call streaminit(1234);
do i=1 to 10000;
data two;
seed1 = 1;
seed2 = 3;
seed3 = 5;
do i = 1 to 10000;
call rannor(seed1, x1);
call rannor(seed2, x2);
call rannor(seed3, x3);
call rannor(seed4, x4);
%macro test(input);
proc sgscatter data = &input;
title 'Independence test';
plot x1*x2 x1*x3 x3*x2 x1*x4 x2*x4 x3*x4 / markerattrs = (size = 1);
%mend test;

data test;
attrib amt informat=dollar10.2 format=dollar10.2;
do id=1 to 10;
do i=1 to times;
drop i times;
proc sort data=test out=test1;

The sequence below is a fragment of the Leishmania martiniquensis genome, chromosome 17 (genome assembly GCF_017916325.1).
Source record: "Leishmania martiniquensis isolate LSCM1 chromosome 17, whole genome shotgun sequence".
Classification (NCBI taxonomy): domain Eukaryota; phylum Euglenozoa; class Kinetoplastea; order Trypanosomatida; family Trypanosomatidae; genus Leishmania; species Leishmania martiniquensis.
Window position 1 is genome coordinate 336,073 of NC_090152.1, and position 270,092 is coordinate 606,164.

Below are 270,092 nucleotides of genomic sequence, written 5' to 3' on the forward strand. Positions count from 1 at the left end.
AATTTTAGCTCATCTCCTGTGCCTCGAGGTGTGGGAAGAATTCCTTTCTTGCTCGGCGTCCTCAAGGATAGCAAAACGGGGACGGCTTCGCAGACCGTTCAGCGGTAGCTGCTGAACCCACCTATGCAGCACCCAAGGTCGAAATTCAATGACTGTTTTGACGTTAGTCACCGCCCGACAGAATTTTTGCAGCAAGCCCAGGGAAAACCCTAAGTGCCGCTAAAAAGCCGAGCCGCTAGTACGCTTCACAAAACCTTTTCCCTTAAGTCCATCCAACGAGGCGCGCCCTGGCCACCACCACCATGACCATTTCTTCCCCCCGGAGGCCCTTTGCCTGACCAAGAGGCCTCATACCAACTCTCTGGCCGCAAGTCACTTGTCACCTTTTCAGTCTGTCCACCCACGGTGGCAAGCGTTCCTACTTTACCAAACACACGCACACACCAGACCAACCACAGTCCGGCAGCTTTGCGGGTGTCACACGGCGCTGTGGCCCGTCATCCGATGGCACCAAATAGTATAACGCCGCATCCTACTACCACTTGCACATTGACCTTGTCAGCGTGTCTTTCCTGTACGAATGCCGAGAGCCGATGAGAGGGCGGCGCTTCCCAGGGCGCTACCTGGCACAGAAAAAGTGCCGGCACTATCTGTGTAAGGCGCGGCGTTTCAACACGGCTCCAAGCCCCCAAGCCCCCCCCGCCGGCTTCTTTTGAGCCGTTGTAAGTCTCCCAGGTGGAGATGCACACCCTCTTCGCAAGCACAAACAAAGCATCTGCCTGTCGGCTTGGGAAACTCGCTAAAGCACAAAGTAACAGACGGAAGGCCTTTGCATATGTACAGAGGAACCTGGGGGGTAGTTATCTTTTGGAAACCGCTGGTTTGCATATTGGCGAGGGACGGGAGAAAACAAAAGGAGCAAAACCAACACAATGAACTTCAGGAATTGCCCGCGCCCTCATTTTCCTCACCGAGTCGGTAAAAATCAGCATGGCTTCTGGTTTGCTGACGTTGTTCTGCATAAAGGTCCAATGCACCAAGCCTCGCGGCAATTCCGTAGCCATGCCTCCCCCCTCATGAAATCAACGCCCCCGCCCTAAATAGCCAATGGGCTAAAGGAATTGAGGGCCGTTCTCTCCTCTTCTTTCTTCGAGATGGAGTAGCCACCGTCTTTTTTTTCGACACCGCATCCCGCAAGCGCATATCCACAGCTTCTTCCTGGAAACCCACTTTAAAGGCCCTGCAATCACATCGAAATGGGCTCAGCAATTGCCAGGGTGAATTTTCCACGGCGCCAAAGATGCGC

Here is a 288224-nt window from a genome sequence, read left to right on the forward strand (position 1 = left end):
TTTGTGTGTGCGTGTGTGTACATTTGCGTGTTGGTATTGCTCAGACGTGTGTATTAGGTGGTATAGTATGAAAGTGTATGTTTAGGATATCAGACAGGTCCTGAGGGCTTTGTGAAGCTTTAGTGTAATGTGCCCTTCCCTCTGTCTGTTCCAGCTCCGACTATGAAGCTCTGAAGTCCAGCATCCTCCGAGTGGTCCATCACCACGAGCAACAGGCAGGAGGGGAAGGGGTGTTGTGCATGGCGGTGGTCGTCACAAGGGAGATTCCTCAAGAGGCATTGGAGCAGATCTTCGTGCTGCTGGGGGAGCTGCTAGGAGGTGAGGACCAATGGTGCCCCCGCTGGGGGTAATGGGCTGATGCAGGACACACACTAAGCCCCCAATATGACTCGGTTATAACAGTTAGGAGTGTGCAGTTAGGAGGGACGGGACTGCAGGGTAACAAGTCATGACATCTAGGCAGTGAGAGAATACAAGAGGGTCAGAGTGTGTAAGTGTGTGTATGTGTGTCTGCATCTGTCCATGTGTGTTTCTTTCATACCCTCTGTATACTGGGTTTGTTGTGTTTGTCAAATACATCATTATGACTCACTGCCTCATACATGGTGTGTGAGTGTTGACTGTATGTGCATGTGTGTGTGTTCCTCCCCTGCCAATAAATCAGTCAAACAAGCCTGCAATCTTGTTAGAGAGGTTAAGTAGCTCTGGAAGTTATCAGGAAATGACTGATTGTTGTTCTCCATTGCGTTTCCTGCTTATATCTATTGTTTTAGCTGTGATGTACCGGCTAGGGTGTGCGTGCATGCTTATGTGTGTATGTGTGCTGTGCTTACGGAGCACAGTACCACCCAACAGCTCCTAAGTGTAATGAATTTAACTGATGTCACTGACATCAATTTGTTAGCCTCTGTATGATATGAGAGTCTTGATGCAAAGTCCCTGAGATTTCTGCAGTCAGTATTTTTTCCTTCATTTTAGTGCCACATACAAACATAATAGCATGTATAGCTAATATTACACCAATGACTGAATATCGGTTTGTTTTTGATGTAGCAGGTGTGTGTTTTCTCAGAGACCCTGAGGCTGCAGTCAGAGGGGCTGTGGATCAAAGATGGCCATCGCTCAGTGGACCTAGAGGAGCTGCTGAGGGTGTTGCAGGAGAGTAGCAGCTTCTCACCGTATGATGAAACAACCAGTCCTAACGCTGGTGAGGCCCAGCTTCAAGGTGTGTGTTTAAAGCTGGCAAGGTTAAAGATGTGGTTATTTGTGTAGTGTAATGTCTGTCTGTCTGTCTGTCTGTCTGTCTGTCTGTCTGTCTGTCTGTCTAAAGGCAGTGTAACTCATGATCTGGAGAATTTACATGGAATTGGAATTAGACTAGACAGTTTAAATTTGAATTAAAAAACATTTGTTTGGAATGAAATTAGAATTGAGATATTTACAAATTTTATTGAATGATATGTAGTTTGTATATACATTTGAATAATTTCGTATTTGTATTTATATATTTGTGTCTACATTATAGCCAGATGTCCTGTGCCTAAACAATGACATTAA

by id descending amt;
data test2;
do _n_=1 by 1 until(;
set test1 ;
by id;
if _n_<4 then output;
proc transpose data=test out=test3(drop=_name_);
by id notsorted;
var amt;
proc sql;
select name into: vname separated by ', '
from sashelp.vcolumn
where libname='WORK'
and memname='TEST3'
and name contains 'COL'
%put &vname;
data test4;
set test3;
call sortn(of &vname);  
vstd=std(of &vname);
vmax=max(of &vname);
vmean=mean(of &vname);
vmedian=median(of &vname);
vrange=range(of &vname);
vnum=n(of &vname);
vmissing=nmiss(of &vname);
no1=largest(1, of &vname);
no2=largest(2, of &vname);
no3=largest(3, of &vname);

Good math, bad engineering

As a formal statistician and a current engineer, I feel that a successful engineering project may require both the mathematician’s abilit...